Those things have undoubtedly contributed to the decline of traditional civic organizations, but I think the basic issue runs even deeper. Not only have many civic organizations seen a fall in membership, other community organizations have also been pressured by declining participation. Unions, professional groups and even some churches have suffered from membership loss. Even where membership numbers have remained stable, there appears to be less engagement and direct involvement.
While all of the issues discussed above contributed to this decline, I think the most fundamental reason stems from the changing nature of our family structure. That, more than anything else, has changed how Americans now choose to be engaged with their communities.
As women entered the workforce in greater numbers in the 1960s, family dynamics began to shift. Domestic duties began to put pressure on both dads and moms and that compressed the time they had for outside interests. And the role of men in family life shifted, too. The era of “Dad” as a remote authority-figure-bread-winner changed in the 1970s as younger men became more directly engaged in the lives of their children. Fathers got involved in roles that had been reserved for mothers in an earlier era.
Not all of that was bad for traditional civic clubs. The growth of women in various professions and their desire to network and become part of a larger community saved a lot of local civic groups that were traditionally men-only clubs. If the various civic organizations had not opened their doors to women in the 1980s and 1990s, many small town civic clubs would no longer exist today. Female membership was the salvation for thousands of these organizations. (I say that having two decades ago nominated the first female member in an area Rotary Club, a move that was very controversial at the time.)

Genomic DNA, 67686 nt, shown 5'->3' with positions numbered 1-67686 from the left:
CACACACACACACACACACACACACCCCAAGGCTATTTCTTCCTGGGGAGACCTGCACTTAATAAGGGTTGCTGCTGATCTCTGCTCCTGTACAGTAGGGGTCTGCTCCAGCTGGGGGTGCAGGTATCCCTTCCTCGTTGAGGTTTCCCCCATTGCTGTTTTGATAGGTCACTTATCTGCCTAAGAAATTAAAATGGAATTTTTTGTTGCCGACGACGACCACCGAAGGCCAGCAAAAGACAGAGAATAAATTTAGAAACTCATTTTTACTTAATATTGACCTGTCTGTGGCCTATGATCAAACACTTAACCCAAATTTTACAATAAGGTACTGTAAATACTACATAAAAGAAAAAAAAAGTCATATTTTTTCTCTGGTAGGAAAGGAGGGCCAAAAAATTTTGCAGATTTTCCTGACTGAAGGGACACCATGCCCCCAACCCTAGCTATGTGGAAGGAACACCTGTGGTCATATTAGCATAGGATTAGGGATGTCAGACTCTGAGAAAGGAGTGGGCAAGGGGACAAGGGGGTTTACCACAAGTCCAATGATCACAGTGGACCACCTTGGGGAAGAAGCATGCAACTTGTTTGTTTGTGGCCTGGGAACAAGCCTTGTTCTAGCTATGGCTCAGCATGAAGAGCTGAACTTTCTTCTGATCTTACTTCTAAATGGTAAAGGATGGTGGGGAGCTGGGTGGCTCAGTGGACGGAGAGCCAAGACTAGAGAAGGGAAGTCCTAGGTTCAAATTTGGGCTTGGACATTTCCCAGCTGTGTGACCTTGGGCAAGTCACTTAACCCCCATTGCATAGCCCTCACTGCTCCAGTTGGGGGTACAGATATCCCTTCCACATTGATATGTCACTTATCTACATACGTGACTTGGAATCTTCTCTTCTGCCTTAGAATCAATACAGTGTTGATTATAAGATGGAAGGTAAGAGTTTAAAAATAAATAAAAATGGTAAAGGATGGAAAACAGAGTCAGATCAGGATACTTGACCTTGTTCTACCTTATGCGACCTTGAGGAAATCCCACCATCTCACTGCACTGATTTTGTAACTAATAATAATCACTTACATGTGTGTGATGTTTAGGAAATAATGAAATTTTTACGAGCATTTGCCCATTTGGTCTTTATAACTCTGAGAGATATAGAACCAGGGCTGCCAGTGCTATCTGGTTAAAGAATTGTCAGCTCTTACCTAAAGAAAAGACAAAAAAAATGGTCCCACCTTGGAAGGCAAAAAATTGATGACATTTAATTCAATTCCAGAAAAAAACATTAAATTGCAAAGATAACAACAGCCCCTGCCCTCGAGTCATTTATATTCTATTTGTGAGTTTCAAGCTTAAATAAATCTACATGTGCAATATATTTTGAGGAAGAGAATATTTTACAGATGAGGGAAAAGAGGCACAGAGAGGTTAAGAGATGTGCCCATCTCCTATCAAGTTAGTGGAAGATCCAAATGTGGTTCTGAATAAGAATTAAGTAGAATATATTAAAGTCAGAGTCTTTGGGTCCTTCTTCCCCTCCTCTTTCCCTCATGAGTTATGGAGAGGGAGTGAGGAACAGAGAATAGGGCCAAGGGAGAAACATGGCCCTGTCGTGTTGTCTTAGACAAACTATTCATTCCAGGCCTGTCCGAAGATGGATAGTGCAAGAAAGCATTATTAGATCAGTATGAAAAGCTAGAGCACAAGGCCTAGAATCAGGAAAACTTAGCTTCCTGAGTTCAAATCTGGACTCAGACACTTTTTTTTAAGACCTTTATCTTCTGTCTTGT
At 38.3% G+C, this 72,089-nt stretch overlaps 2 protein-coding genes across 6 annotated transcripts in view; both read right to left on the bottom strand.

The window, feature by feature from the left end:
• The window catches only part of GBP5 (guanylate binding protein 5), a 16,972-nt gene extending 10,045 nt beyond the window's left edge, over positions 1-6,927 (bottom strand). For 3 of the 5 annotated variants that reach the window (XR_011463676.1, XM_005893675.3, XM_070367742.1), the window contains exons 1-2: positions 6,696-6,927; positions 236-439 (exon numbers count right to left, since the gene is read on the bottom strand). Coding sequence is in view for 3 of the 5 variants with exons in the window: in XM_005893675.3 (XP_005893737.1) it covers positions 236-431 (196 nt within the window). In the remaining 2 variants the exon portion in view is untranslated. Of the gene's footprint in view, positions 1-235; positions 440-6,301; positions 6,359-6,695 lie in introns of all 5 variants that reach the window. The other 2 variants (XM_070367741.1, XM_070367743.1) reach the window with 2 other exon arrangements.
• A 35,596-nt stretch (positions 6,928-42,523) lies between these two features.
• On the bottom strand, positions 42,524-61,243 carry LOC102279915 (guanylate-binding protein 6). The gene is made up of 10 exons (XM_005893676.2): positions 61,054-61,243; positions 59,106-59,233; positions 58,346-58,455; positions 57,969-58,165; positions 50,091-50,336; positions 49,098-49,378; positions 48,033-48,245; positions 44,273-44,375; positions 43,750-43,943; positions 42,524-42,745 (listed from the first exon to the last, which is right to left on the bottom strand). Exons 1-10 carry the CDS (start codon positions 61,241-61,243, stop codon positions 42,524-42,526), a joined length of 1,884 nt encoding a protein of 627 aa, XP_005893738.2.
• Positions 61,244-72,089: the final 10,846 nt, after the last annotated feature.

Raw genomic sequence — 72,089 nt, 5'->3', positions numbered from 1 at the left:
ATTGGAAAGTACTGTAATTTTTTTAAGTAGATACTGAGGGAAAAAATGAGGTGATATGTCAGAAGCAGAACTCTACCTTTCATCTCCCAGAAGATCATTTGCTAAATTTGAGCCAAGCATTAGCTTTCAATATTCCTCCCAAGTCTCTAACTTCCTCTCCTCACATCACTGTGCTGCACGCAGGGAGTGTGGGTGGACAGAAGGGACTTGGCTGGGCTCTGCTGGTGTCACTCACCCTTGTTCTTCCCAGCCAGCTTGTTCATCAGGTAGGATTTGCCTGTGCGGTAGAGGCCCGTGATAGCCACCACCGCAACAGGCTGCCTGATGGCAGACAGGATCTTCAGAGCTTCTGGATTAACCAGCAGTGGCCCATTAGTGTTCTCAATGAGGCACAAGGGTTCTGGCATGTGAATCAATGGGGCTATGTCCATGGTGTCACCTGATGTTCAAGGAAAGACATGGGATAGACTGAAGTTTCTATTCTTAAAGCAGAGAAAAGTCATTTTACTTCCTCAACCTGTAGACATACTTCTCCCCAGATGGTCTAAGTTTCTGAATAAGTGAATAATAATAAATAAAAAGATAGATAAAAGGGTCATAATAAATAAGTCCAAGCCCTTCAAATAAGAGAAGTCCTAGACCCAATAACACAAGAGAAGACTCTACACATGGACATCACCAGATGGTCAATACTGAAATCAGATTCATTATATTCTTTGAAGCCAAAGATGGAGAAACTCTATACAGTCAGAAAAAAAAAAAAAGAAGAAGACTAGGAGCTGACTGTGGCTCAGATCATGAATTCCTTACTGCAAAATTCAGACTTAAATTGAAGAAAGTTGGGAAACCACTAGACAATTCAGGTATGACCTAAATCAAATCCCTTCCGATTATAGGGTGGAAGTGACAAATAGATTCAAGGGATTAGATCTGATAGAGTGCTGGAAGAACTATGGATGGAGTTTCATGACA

The other, perhaps bigger change that had an impact on traditional civic clubs is the rise in the number of youth sports organizations and the increased intensity of those sports. Once confined to a few sports with limited seasons, the rise in youth athletics has exploded over the last 30 years.
Local recreation programs have flourished by offering a multitude of new sports and year-around “travel ball” has became very popular. That growth was also impacted in the 1970s by Title 9, which greatly increased the number of sporting events for young girls to participate in.
This explosion in youth sports required more volunteer coaches and support people, a reality that put tremendous pressure on parents — men and women in their 30s and 40s — who in an earlier era were prime candidates for civic club membership. Even if they’re not coaching, moms and dads want to be at their kids’ events, not sitting at a chicken dinner in a restaurant.
There is no doubt that whatever the causes, participation in traditional civic groups has fallen and continues to decline. The question is: What does that say about our communities and our culture? Is the decline in civic club membership a sign that the social and cultural fabric of our society is fraying? Is our athletic-focused “soccer society” destroying American civic culture, or is it just a different way for adults to be engaged in the community?
I don’t know the answer to those questions.
Although it’s not a bad thing that parents are devoting more time to their kids’ activities, the waning of our traditional civic groups saddens the traditionalist in me.
And I say that as one who, over a decade ago, resigned my civic club engagements to become more involved in my children’s pursuits.
I guess I’m part of this problem, too.
Mike Buffington is co-publisher of Mainstreet Newspapers. He can be reached at firstname.lastname@example.org.
Display comments as (Linear | Threaded)
The author does not allow comments to this entry